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Slaying of Carefree Roseland Man a Case of Mistaken Identity, Family Says

 Deandre Calahan, 27, was killed in Roseland.
Deandre Calahan, 27, was killed in Roseland.
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ROSELAND — If you ever met Deandre Calahan, his family said, he’d probably make you laugh.

“He was always smiling,” sister Jetun Waters said, “and he always wanted everyone else to smile. It didn’t matter if he didn’t even know you. If he’d see you frowning, he’d tell you, ‘You’re pretty. Smile.’ ‘You’ve got teeth in your mouth, and they’re perfect. Smile.’”

Calahan, a 27-year-old father who worked as a recruiting manager, was gunned down in Roseland Monday night. He had been walking along the 200 block of West 93rd Street with two women when a gunman approached and opened fire shortly after 10 p.m., police said.

Calahan was struck several times and pronounced dead at the morgue at 1 a.m. Tuesday, according to the Cook County Medical Examiner’s Office.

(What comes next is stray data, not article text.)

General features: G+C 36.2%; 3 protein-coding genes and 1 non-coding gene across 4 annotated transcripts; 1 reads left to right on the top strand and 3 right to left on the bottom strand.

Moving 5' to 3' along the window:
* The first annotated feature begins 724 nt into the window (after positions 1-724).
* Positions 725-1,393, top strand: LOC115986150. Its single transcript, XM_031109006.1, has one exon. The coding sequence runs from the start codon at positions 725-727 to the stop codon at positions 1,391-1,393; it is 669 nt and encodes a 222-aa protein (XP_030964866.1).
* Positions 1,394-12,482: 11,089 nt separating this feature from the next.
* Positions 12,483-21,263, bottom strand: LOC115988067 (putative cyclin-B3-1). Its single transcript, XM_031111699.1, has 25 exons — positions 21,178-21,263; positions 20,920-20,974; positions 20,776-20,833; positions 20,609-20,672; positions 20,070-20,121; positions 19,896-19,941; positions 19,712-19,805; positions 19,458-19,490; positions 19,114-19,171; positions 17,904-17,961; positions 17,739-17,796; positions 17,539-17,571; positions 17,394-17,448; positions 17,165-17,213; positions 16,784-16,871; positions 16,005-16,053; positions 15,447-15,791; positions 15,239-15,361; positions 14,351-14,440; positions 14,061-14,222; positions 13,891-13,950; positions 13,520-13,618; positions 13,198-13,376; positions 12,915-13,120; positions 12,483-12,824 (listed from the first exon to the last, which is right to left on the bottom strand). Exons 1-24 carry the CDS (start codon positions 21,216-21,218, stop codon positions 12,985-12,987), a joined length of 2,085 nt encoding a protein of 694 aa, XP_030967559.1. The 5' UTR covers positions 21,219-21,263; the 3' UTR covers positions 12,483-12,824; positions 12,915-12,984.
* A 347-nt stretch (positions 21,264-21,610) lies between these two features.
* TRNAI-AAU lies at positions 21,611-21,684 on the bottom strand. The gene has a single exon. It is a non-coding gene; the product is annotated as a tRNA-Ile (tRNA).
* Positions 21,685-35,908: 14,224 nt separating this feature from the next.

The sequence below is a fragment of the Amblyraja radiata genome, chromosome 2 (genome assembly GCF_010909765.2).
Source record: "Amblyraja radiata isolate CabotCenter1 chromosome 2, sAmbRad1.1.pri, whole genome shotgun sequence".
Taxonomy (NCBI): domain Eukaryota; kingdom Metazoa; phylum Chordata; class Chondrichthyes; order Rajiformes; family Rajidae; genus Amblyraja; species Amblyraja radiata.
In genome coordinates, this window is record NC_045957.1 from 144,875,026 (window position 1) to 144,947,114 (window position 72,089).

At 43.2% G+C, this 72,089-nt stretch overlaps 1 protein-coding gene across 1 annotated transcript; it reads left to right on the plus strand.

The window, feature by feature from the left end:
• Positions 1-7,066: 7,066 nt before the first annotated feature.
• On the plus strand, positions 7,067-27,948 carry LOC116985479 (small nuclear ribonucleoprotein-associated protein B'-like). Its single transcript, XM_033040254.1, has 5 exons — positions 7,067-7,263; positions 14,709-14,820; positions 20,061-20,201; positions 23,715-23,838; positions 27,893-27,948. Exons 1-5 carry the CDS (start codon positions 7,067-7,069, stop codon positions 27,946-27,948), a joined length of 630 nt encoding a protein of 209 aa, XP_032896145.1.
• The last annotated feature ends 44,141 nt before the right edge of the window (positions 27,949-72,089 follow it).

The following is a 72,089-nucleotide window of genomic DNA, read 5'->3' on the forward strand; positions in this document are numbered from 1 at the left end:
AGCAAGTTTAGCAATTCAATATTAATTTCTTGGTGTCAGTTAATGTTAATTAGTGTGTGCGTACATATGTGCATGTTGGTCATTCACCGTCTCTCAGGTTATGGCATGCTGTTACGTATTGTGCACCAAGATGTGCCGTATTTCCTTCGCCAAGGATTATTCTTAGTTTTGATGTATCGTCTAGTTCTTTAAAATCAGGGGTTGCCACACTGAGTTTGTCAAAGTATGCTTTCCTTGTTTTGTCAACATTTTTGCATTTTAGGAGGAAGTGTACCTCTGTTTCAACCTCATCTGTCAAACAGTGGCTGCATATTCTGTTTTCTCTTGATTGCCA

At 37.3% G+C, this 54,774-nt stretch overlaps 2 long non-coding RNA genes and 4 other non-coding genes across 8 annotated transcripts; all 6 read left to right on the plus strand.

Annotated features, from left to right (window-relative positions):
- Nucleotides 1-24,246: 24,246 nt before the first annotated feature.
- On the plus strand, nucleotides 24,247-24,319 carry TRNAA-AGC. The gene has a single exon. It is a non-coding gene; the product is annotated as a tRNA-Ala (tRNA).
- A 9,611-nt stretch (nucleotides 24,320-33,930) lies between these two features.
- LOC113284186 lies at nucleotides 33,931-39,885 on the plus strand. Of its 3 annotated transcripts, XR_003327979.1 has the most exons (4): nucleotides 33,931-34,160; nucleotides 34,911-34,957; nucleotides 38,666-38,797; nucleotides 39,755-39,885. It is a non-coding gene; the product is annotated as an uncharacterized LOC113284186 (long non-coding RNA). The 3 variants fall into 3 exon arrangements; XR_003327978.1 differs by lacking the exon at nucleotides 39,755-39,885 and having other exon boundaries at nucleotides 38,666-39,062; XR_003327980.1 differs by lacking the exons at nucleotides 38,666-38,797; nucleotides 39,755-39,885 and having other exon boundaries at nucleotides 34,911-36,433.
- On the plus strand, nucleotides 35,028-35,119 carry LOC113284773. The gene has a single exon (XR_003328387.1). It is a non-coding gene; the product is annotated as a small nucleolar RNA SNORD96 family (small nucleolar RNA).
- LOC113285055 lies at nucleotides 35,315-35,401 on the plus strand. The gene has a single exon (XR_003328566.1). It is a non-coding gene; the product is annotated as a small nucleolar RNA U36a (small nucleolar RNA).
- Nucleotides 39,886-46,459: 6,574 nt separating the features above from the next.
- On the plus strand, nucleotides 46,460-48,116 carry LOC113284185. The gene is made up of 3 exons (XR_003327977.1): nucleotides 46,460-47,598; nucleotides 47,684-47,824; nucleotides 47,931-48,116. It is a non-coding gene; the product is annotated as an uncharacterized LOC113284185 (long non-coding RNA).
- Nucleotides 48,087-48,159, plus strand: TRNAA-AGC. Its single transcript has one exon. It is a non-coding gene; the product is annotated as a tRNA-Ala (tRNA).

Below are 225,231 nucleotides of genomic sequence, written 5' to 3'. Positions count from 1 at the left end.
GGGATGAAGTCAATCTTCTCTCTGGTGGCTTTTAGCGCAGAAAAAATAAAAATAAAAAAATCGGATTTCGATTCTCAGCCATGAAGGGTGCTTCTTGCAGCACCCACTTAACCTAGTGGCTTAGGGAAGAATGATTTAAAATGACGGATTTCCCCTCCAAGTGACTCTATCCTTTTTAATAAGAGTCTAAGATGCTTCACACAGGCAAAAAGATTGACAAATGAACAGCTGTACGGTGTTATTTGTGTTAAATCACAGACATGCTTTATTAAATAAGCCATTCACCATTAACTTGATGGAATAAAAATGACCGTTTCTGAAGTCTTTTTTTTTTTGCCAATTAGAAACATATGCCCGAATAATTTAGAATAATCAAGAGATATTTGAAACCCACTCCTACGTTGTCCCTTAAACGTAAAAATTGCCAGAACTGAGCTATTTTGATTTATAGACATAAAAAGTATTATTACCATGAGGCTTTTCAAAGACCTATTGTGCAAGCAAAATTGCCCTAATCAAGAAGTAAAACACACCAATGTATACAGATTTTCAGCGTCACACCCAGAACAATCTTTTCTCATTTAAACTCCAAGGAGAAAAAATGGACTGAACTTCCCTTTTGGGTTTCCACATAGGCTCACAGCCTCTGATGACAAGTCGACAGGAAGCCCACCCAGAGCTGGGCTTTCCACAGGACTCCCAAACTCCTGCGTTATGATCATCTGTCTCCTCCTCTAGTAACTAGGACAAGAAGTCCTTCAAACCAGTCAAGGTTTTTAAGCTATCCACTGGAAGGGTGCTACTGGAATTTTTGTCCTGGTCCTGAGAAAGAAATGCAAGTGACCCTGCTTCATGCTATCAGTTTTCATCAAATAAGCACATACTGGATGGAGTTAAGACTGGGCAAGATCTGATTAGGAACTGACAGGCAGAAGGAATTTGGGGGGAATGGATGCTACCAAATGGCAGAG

Some family members believe Calahan was executed after an acquaintance mistakenly pegged him as the snitch that tipped off cops to an illegal drug ring. When the operation was raided late last week, one relative said, “They put a hit out on him [Calahan].”

Police could not confirm the story Wednesday. Officer Antoinette Ursitti, a police spokeswoman, said Area South detectives were still investigating, and no one had been charged.

On Wednesday afternoon, relatives remembered Calahan as “goofy,” “very smart” and someone who “loved drinking Olde English beer.”

“He’s never been bored,” Jetun Waters, 20, said. “All he wanted to do was just kick it and be around the people he loved. Man, he was the coolest dude.”

Waters said whenever Calahan walked into a room, his 2-year-old son Demarius would grab anyone who would listen and exclaim, ‘That’s my daddy.’”

Calahan's mother Rolanda Waters, 49, said her son "would light up the room.”

“He’d take a sad situation and make it into a laughing situation. He could turn a room around,” the mother said.

When Calahan was in the sixth grade, Rolanda Waters said, one of his teachers failed him because he goofed off so much.

“He could do the work,” she said, “but he was just the class clown.”

Rolanda Waters said she's been working with detectives to find out who killed her son just one day after Mother's Day.

“I have faith in God that it’s all going to come out,” she said. “They killed my son, and piece by piece, day by day, it’s all coming out … When something’s in the dark, it always comes to the light.”